Loganville-based organization helps at-risk children prepare for success
By Carole Townsend
Loganville – Back in 2009, Jim and Melinda Hollandsworth participated in a Christmas outreach program at the Grayson/Loganville campus of Graystone Church.
“We did, and before long, there were thirty or forty children who were coming to us for help with homework,” said Jim. “We saw that there was obviously a need that these children had, and it was an important one. So we bought a trailer in Gwinnett Estates, and we’ve now hired a teacher to work with these children.”
In 2012, The Path Project moved from a Graystone Church initiative to a private, 501(c)3 non-profit organization serving mobile home communities in Georgia and Tennessee, including three such neighborhoods in Gwinnett County. Very quickly, the needs of the children in Gwinnett Estates and in other mobile home communities became clearly evident to the organization’s founders and volunteers.
Right: A group of Path Project high school seniors with State Sen. PK Martin at the State Capitol this February.
In Georgia, only 57 percent of Latino students graduate high school. This alarming statistic can be attributed to several factors. First, limited English is spoken in the children’s homes (the families are primarily Mexican immigrants). In addition, there is a critical lack of basic academic skills by the time these children reach third grade. In many cases, the parents of these at-risk children did not graduate high school. The majority of residents live below the poverty line, and perhaps most alarming is the fact that drug and alcohol abuse are common, gang activity is rampant, and there is too often a crippling lack of positive role models for these children.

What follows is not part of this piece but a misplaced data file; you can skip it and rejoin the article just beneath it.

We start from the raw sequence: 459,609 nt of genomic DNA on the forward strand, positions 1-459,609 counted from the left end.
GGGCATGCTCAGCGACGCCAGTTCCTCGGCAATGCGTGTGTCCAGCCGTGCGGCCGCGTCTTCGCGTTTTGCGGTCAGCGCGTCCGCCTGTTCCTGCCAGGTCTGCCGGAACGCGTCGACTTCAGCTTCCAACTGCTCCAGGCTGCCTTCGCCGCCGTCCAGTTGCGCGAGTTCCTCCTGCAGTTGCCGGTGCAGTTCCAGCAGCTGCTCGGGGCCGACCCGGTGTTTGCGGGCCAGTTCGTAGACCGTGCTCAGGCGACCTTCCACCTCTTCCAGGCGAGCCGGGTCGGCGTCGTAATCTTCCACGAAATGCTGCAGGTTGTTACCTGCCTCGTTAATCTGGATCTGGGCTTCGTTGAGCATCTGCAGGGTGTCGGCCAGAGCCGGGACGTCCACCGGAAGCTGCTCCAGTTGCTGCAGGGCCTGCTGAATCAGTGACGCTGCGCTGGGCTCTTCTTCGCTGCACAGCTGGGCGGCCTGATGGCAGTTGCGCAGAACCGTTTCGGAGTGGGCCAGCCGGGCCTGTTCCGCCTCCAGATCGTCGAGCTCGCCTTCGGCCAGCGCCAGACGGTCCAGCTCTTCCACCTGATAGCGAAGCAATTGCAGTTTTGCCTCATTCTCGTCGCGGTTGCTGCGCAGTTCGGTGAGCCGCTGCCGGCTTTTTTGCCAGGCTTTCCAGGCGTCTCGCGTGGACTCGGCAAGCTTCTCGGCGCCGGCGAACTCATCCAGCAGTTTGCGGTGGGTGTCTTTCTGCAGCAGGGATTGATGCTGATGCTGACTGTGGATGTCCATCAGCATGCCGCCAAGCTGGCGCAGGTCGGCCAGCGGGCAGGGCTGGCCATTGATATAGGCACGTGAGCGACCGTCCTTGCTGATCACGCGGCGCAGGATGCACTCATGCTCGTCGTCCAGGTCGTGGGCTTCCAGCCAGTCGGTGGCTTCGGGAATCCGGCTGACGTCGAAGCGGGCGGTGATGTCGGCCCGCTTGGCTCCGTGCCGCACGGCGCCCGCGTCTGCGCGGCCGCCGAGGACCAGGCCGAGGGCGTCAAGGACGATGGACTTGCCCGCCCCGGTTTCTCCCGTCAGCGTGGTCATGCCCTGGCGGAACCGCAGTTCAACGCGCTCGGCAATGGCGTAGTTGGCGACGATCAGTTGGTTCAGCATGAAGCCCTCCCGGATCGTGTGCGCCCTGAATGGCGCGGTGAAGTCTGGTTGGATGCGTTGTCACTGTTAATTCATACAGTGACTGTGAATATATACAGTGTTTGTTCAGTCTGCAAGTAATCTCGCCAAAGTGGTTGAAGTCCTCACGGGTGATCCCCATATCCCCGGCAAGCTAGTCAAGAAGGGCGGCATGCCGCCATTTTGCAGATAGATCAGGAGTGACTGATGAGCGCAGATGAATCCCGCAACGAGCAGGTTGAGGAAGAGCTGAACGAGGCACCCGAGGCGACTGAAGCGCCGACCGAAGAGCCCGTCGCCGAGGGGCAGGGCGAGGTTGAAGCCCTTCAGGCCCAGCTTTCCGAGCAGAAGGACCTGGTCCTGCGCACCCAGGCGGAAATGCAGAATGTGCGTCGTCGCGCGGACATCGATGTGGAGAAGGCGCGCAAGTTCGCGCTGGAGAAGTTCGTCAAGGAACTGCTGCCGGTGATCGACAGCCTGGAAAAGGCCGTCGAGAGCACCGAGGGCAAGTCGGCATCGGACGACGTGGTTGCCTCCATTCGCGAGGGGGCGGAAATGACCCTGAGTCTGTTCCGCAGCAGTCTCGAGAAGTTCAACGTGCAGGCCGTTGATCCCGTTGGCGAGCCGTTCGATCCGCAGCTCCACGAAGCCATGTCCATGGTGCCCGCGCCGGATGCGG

The Path Project operates community centers inside each mobile home community it serves. As participants, children, teenagers and their parents join in Mommy & Me, Preschool, After-School, Literacy, Mentoring, Soccer, Summer Camp, Career, and Life Skills programs. All of these programs have been designed using research-based “best practices.” Certified teachers and youth development specialists oversee the programs and serve alongside parents and volunteers to help children and teenagers in these communities find a path to success for their lives, now and in the future.
Left: At a Christmas party at Valley Brook mobile home park with principal Steve Frandsen from Anniston Elem and Chanda Bell, author of Elf on the Shelf, and member of The Path Project's Board of Directors.
“We are now focusing on the dropout rate among these children,” Jim said. “We encourage them to graduate high school and hopefully, to go to college.” The Path Project is working with the state in the “Get Georgia Reading” initiative. The goal is to get all third grade students reading on a third grade level. Research has shown that, if a student has fallen behind at this grade level, it is very difficult for him to catch up. According to that same research, success in third grade is crucial.
“We recently launched a campaign to provide one new book to every child in this program, for their upcoming summer reading requirement for school. That cost will be $15 per child, and there are about three hundred children participating in the program,” Jim said. “We’re confident that we can achieve this goal, with the help of the community.”
The Path Project hosts one fundraising event per year, The Path Project Gala and Auction. This year, the event is scheduled for Friday, May 6. It is a semi-formal event and for many in the community, it has become a yearly “must,” and an enjoyable social gathering.
To learn more about The Path Project, to explore volunteer opportunities, or to donate to the organization, visit http://www.path-project.org To learn more about the gala or to purchase tickets, e-mail firstname.lastname@example.org